Researchers from the MIT Media Lab have developed a device shaped like a giant ring that can read to people who are visually impaired. They call this 3-D printed prototype, FingerReader.
After slipping the device on, the user just runs an index finger below the printed text in a magazine, on a business card, or on a menu, for example. A small camera scans the words and the device reads them out loud in real time. Audio cues and a small vibrating motor alerts the user if he or she needs to move to the next line or has veered from the line of text.
Details about FingerReader can be found in this paper [pdf], and here’s a video of how it works:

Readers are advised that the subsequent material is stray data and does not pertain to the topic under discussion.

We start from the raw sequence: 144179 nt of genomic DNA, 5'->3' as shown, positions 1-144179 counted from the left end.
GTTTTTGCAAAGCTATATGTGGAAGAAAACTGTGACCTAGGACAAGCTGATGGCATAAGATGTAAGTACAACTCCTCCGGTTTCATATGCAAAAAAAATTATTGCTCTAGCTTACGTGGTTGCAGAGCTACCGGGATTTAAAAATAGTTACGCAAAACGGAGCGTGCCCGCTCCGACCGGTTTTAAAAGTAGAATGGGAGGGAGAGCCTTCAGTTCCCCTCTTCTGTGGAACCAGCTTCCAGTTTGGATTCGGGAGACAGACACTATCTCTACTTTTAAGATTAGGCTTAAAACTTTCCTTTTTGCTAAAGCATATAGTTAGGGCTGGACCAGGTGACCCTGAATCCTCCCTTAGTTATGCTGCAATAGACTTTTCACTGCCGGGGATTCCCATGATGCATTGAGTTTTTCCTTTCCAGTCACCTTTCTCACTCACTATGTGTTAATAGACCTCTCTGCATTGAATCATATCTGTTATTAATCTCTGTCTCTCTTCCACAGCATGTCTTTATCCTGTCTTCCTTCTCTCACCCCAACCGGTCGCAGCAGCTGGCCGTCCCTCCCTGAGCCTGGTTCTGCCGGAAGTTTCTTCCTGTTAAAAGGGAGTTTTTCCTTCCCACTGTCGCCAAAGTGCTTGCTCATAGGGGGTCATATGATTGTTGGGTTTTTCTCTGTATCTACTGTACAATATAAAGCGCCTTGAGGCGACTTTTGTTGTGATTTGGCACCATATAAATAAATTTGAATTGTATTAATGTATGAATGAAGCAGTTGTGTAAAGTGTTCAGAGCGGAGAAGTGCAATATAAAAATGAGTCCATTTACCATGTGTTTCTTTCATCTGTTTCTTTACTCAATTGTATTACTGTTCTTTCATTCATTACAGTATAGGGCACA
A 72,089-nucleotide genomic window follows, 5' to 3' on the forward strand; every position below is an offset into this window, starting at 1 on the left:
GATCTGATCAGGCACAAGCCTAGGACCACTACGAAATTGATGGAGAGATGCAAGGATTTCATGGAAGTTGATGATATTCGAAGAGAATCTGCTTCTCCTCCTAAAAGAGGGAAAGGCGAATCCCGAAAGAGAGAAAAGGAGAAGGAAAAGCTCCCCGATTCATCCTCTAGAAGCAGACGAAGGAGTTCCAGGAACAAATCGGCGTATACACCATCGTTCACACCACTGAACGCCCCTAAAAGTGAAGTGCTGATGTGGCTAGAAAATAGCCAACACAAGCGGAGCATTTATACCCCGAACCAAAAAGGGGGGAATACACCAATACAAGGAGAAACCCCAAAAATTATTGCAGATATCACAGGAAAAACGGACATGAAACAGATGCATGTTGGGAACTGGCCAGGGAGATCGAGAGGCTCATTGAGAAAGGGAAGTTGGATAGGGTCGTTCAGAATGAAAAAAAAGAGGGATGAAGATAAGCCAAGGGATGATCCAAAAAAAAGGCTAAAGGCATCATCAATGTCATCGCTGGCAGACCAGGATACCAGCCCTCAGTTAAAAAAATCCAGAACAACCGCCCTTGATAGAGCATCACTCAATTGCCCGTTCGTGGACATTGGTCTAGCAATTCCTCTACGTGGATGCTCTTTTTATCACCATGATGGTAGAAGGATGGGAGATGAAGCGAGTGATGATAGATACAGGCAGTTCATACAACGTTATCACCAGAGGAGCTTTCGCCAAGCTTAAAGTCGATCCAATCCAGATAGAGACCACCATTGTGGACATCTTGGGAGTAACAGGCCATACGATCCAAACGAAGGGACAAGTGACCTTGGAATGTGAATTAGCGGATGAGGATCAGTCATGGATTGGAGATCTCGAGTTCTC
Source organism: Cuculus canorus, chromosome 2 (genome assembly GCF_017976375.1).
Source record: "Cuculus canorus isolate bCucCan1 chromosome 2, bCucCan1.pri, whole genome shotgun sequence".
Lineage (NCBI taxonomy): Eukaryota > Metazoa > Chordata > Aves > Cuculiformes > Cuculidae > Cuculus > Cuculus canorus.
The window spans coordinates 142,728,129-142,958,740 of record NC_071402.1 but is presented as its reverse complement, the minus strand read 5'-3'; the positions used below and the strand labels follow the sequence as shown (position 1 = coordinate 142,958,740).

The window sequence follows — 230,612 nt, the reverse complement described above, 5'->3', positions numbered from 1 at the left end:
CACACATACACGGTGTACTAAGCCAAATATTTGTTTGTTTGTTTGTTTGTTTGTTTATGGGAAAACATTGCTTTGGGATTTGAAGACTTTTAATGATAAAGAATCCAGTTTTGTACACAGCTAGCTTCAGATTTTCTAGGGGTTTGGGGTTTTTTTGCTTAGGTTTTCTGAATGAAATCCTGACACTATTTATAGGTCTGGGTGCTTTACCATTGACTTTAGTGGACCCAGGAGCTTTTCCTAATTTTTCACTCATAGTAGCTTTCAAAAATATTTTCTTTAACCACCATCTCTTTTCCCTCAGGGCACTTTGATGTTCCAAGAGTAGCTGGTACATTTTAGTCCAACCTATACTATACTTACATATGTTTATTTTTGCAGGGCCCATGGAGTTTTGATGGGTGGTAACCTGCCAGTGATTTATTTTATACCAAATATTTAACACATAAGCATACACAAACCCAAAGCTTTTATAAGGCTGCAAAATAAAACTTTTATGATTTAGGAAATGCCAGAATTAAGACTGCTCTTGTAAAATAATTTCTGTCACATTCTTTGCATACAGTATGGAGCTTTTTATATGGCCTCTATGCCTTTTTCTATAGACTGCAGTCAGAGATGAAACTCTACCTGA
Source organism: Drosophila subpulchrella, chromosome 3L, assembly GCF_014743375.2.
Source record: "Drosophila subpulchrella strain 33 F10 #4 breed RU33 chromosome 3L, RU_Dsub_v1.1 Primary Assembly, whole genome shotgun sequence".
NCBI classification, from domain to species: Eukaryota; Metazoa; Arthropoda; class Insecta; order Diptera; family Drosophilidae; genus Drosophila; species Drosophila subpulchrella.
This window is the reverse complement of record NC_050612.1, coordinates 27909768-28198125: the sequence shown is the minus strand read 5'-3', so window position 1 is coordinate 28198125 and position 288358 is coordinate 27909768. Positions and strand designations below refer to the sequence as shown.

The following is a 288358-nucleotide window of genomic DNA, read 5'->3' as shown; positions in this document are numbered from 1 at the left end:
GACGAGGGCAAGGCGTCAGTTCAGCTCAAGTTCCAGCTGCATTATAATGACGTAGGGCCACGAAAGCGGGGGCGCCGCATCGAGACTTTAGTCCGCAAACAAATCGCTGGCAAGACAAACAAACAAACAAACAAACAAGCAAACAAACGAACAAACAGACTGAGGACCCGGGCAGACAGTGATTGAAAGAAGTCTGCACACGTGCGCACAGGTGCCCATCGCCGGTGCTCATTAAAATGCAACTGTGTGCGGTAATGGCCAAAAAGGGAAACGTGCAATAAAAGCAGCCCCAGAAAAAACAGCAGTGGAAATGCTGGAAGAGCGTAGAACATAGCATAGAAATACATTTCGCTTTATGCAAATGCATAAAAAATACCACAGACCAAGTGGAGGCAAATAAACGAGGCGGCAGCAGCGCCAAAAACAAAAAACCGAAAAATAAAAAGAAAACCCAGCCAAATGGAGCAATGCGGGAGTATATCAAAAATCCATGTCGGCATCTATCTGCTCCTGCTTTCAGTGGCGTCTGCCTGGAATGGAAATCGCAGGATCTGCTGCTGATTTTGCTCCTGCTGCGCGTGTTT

FingerReader is a lot like “reading with the tip of your finger,” MIT’s Pattie Maes explains to AP. “It’s a lot more flexible, a lot more immediate than any solution that they have right now.” Compared with other text-reading solutions, FingerReader works with a simple, familiar gesture of the finger and offers real-time feedback on the progression of the scan.
According to the World Health Organization, 285 million people are visually impaired, and of them, 39 million are blind. The device is just a prototype right now, but according to MIT’s Roy Shilkrot, the team believe they will be able to affordably market the device; though he couldn’t estimate a price just yet.